The Bears roster has very little fat to trim. The only other player who could potentially qualify is cornerback Sherrick McManis, since the team has so many young players at his position, but he’s been working at safety to increase his value, and he’s one of the team’s best special teams contributors.

The trim down from the 90-man roster shouldn’t have too many significant surprises, which is why so much of the attention this offseason continues to go to the kicker position.

Alex Bars is ready to take his shot with Harry Hiestand and the Bears

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USA Today

Alex Bars is ready to take his shot with Harry Hiestand and the Bears

Alex Bars was cleared to practice last week, allowing him his first chance to put on a helmet since tearing his ACL and MCL Sept. 29 while playing for Notre Dame. The undrafted guard was able to participate in veteran minicamp, allowing him to shake off some rust before his real push for a roster spot begins in training camp next month. 

Many speculated Bars would’ve been as high as a mid-round draft pick if not for that devastating knee injury. It didn’t take the 6-foot-6, 312 pound Bars long, though, to decide where he wanted to go after not being picked in April’s draft. Call it the Harry Hiestand effect. 

Bars played under Hiestand’s tutelage at Notre Dame from 2014-2017, and said he always wanted to wind up with the Bears to work with his former coach — just as 2018 top-10 picks Quenton Nelson and Mike McGlinchey hoped to as well. 

“I remember talking about that, because they both wanted to play for him,” Bars said. “They understand where he can take you and how phenomenal a coach he is, so they both wanted that. And I’m just the same way.”

While Nelson transformed the Indianapolis Colts’ playoff-bound offensive line and McGlinchey showed plenty of promise with the San Francisco 49ers, the reunion of Bars and Hiestand carries some intriguing possibilities for the Bears. Bars has always had upside — he was a four-star recruit out of Nashville in 2014 — and getting to work with Hiestand may be the best way to tap into that potential.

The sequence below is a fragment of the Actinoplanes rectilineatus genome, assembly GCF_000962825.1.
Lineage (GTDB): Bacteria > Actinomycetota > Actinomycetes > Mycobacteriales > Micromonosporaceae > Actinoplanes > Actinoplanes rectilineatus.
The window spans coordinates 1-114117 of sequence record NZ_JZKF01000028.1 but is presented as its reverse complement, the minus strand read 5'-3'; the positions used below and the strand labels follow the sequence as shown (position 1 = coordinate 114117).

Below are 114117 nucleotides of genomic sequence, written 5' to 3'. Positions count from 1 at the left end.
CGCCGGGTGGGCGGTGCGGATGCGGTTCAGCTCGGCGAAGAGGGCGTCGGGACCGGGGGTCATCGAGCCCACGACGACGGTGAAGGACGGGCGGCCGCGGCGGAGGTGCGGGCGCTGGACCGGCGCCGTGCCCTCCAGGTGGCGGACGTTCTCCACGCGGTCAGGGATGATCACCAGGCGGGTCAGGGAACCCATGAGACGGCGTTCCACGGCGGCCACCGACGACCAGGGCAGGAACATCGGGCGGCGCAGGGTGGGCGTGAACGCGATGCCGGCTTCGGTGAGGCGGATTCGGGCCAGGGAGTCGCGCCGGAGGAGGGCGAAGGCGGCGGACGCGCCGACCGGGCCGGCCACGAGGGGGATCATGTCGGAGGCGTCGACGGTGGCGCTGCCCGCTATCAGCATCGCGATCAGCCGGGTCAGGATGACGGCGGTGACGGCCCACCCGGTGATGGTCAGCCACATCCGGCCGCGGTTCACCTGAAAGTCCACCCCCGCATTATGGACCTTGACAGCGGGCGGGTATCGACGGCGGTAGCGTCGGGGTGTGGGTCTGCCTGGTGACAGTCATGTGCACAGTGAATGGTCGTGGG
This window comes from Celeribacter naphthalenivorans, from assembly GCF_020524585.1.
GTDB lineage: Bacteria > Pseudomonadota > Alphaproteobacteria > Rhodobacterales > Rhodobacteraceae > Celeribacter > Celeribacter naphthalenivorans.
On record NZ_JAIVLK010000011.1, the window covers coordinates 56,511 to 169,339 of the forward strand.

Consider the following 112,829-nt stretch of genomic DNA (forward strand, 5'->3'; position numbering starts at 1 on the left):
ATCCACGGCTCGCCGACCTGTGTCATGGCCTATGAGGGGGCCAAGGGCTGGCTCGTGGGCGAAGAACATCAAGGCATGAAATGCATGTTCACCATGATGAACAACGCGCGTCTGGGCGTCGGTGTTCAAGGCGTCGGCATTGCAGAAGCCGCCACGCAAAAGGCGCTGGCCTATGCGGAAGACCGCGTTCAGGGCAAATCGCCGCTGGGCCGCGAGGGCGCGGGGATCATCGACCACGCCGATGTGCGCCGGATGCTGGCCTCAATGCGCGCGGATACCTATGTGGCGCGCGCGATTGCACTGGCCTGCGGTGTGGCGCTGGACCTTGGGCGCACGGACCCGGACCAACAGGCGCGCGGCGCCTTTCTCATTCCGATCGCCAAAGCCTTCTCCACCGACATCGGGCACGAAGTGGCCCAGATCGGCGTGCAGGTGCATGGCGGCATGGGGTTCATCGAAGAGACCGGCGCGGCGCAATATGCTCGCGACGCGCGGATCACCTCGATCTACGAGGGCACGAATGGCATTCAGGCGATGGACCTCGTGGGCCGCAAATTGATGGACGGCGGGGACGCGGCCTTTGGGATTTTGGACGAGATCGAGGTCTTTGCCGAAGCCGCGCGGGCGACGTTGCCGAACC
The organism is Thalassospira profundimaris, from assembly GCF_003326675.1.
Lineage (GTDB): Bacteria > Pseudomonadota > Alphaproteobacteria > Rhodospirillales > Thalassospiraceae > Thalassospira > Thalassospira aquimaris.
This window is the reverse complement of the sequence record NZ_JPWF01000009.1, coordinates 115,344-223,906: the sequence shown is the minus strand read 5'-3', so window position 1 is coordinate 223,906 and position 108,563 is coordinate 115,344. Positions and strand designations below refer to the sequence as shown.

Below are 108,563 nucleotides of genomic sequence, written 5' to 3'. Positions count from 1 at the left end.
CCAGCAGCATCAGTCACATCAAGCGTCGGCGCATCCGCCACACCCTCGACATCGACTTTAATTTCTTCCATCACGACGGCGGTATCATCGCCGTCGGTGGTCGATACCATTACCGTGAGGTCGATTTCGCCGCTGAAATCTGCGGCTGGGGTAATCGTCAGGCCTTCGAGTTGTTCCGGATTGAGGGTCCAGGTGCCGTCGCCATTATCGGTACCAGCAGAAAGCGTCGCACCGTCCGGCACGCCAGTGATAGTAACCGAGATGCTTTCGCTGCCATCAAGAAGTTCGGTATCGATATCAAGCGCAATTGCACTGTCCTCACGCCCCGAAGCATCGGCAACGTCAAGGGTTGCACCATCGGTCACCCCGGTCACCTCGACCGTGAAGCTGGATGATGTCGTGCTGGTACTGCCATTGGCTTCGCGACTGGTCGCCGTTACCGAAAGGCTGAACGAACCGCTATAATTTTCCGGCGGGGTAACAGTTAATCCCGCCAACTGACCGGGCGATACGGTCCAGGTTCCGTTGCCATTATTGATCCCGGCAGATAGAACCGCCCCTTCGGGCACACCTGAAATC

“He knows me very well, I understand his technique very well,” Bars said. “So having that connection, that player-coach connection all four years through college is huge.”

Hiestand called Bars after his injury last fall and offered some words of encouragement, which only furthered Bars' wish to play for his former college coach in the NFL. 

"That meant everything," Bars said. "He cares so much off the field as well as on the field. That’s who he is."  

Bars wasn’t able to participate in OTAs or rookie minicamp, but Hiestand doesn’t see that as putting him in a tough spot to make the Bears' 53-man roster. And there will very much be an opportunity for Bars to make a push during training camp, given 10-year veteran Ted Larsen only has $90,000 in guaranteed money on his one-year contract. 

It may not be the more eye-catching roster battle during training camp, but the Bears hope they can find interior offensive line depth through competition in Bourbonnais. And Bars, now cleared to practice, will get his shot. 

“He’ll have the chance because he’s smart, he understands the technique, he knows what to do,” Hiestand said during OTAs, when Bars hadn’t practiced yet. “He’s learning the offense even though he’s not doing it. But when we put the pads on that’s when you make or don’t make the team.” 

It’s often unfair — yet far too easy — to place high expectations on undrafted free agents. For every Cameron Meredith or Bryce Callahan who gets unearthed, there are dozens of anonymous players who struggle to stick on an NFL practice squad. 

But Bars is among the more important undrafted free agents on the Bears given his connection with Hiestand and the position he plays. While Kyle Long is healthy, he hasn’t played a full season since 2015, underscoring the Bears’ need for depth on the interior of their offensive line in the immediate future. 

And the Bears would save a little over $8 million against their 2020 cap if they were to make the difficult decision to cut Long in a year. If Bars develops into the kind of player plenty in the NFL thought he could be before his knee injury, that would make releasing Long a little easier to swallow at Halas Hall. 

For now, though, Bars is just hoping to make the Bears. Anything else is a long ways away.

“I’m excited to be here, thrilled for this opportunity and it’s all about productivity,” Bars said. “Just need to be productive and prove you belong on this team.”